|US4567645 *||Sep 16, 1983||Feb 4, 1986||International Business Machines Corporation||Method for forming a buried subcollector in a semiconductor substrate by ion implantation|
|US4597804 *||Apr 12, 1984||Jul 1, 1986||Fujitsu Limited||Methods of forming denuded zone in wafer by intrinsic gettering and forming bipolar transistor therein|
|US4642881 *||May 17, 1985||Feb 17, 1987||Kabushiki Kaisha Toshiba||Method of manufacturing nonvolatile semiconductor memory device by forming additional impurity doped region under the floating gate|
|US4659400 *||Jun 27, 1985||Apr 21, 1987||General Instrument Corp.||Method for forming high yield epitaxial wafers|
|US4794217 *||Apr 15, 1987||Dec 27, 1988||Qing Hua University||Induction system for rapid heat treatment of semiconductor wafers|
|US4871416 *||Nov 15, 1988||Oct 3, 1989||Oki Electric Industry Co., Ltd.||Method and device for cleaning substrates|
|US5132244 *||Jun 12, 1991||Jul 21, 1992||At&T Bell Laboratories||Growth-modified thermal oxidation for thin oxides|
|US5506178 *||Dec 23, 1993||Apr 9, 1996||Sony Corporation||Process for forming gate silicon oxide film for MOS transistors|
|US6146135 *||Jul 9, 1996||Nov 14, 2000||Tadahiro Ohmi||Oxide film forming method|
|US6197694 *||Jul 31, 1996||Mar 6, 2001||Applied Materials, Inc.||In situ method for cleaning silicon surface and forming layer thereon in same chamber|
|US6649535 *||Feb 12, 2002||Nov 18, 2003||Taiwan Semiconductor Manufacturing Company||Method for ultra-thin gate oxide growth|
|US6716288 *||Jan 24, 2001||Apr 6, 2004||Semiconductor300 Gmbh & Co. Kg||Reactor for manufacturing a semiconductor device|
|US6949478||Apr 11, 2002||Sep 27, 2005||Tadahiro Ohmi||Oxide film forming method|
|US8257987||Feb 2, 2007||Sep 4, 2012||Trustees Of Boston University||Planarization of GaN by photoresist technique using an inductively coupled plasma|
|US8569175||Dec 6, 2006||Oct 29, 2013||Fraunhofer-Gesellschaft Zur Forderung Der Angewandten Forschung E.V.||Method for dry chemical treatment of substrates and also use thereof|
|US20030073278 *||Apr 11, 2002||Apr 17, 2003||Tadahiro Ohmi||Oxide film forming method|
|US20080299780 *||Jun 1, 2007||Dec 4, 2008||Uv Tech Systems, Inc.||Method and apparatus for laser oxidation and reduction|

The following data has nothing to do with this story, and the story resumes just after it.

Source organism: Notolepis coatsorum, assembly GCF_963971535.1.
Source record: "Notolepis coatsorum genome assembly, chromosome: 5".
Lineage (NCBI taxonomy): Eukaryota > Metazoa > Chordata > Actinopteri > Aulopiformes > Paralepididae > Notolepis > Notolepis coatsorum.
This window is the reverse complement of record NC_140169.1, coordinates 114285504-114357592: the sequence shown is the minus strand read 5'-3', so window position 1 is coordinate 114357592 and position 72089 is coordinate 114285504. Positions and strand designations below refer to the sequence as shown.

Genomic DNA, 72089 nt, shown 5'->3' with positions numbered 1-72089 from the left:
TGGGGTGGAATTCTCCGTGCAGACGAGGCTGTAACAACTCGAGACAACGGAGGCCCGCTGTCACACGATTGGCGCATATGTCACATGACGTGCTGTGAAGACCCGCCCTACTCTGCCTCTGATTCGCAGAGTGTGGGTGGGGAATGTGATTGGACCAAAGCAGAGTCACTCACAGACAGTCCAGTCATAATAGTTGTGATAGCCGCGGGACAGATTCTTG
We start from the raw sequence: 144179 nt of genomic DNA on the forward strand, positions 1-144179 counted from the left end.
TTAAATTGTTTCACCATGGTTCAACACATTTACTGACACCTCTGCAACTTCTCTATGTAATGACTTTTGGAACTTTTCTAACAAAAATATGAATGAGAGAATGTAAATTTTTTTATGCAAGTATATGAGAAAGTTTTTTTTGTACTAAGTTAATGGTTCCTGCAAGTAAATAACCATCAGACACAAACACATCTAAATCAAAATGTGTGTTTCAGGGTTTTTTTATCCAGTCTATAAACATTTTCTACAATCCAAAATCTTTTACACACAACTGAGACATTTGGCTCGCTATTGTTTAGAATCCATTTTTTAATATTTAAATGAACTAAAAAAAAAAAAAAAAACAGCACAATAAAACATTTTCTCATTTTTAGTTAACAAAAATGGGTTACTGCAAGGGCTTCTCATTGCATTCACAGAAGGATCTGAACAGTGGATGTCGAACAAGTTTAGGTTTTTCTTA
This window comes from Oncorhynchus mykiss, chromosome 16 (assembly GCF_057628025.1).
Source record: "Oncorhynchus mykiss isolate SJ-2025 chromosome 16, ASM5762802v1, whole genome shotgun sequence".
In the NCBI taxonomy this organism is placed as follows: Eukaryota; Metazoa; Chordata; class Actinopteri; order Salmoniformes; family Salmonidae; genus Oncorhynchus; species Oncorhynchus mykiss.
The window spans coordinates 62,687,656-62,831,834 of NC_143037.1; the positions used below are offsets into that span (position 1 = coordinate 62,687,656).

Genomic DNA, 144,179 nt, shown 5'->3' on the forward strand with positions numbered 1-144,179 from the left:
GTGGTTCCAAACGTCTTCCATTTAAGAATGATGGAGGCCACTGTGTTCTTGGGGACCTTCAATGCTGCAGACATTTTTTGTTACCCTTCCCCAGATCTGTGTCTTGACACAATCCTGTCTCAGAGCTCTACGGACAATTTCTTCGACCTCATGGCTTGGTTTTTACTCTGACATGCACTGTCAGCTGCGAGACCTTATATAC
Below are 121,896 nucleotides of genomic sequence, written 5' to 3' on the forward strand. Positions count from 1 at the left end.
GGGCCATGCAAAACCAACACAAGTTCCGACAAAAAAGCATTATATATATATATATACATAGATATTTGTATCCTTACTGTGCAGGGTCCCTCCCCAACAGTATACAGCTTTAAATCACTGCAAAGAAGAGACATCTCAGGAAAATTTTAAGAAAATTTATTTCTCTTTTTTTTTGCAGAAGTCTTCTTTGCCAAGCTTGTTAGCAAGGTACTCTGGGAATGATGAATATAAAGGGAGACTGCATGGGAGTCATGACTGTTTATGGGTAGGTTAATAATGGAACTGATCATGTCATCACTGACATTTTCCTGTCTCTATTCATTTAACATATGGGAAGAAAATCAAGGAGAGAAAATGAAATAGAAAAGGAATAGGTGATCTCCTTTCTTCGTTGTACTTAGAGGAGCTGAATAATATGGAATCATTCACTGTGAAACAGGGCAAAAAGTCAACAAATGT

|US20090197049 *||Dec 6, 2006||Aug 6, 2009||Stefan Reber||Method for dry chemical treatment of substrates and also use thereof|
|US20090236693 *||Feb 2, 2007||Sep 24, 2009||Trustees Of Boston University||Planarization of Gan by Photoresist Technique Using an Inductively Coupled Plasma|
|DE10114027A1 *||Mar 22, 2001||Oct 2, 2002||Infineon Technologies Ag||Treating silicon wafers comprises placing the wafers in an oven, raising the temperature to a process temperature, leaving to cure crystal defects|
|DE102005058713A1 *||Dec 8, 2005||Jun 14, 2007||Fraunhofer-Gesellschaft zur Förderung der angewandten Forschung e.V.||Verfahren zur trockenchemischen Behandlung von Substraten, sowie dessen Verwendung|
|DE102005058713B4 *||Dec 8, 2005||Apr 2, 2009||Fraunhofer-Gesellschaft zur Förderung der angewandten Forschung e.V.||Verfahren zur Reinigung des Volumens von Substraten, Substrat sowie Verwendung des Verfahrens|
|EP0087581A1 *||Jan 25, 1983||Sep 7, 1983||Siemens Aktiengesellschaft||Method of making silicon oxide layers|
|EP0093848A2 *||Mar 4, 1983||Nov 16, 1983||International Business Machines Corporation||Semiconductor device fabrication process utilizing an added annealing step|
|EP0316835A1 *||Nov 14, 1988||May 24, 1989||Oki Electric Industry Company, Limited||Method of and device for cleaning substrates|
|EP0375232A2 *||Dec 11, 1989||Jun 27, 1990||AT&T Corp.||Growth-modified thermal oxidation process for thin oxides|
|EP0628994A2 *||Jun 10, 1994||Dec 14, 1994||Kabushiki Kaisha Toshiba||Heat treatment method for semiconductor substrate|
|EP0628994A3 *||Jun 10, 1994||May 8, 1996||Toshiba Kk||Heat treatment method for semiconductor substrate.|
|EP0807966A1 *||Jun 10, 1994||Nov 19, 1997||Kabushiki Kaisha Toshiba||Heat treatment method for semiconductor substrate|
|EP2045600A1||Sep 16, 2005||Apr 8, 2009||The Boeing Company||Transmission type inspection apparatus and method with the transmitter and the receiver being mutually magnetically attracted across the planar object to be inspected|
|WO2007145679A2 *||Feb 2, 2007||Dec 21, 2007||Trustees Of Boston University||Planarization of gan by photoresist technique using an inductively coupled plasma|
|U.S. Classification||438/477, 257/607, 257/E21.285, 257/E21.226, 148/DIG.24|
|International Classification||H01L21/02, H01L21/306, H01L21/316|
|Cooperative Classification||H01L21/02238, H01L21/02255, H01L21/31662, H01L21/02054, Y10S148/024, H01L21/02312, H01L21/02046|
|European Classification||H01L21/02K2E2B2B2, H01L21/02K2T2L, H01L21/02K2E2J, H01L21/02F2F, H01L21/316C2B2, H01L21/02F2B|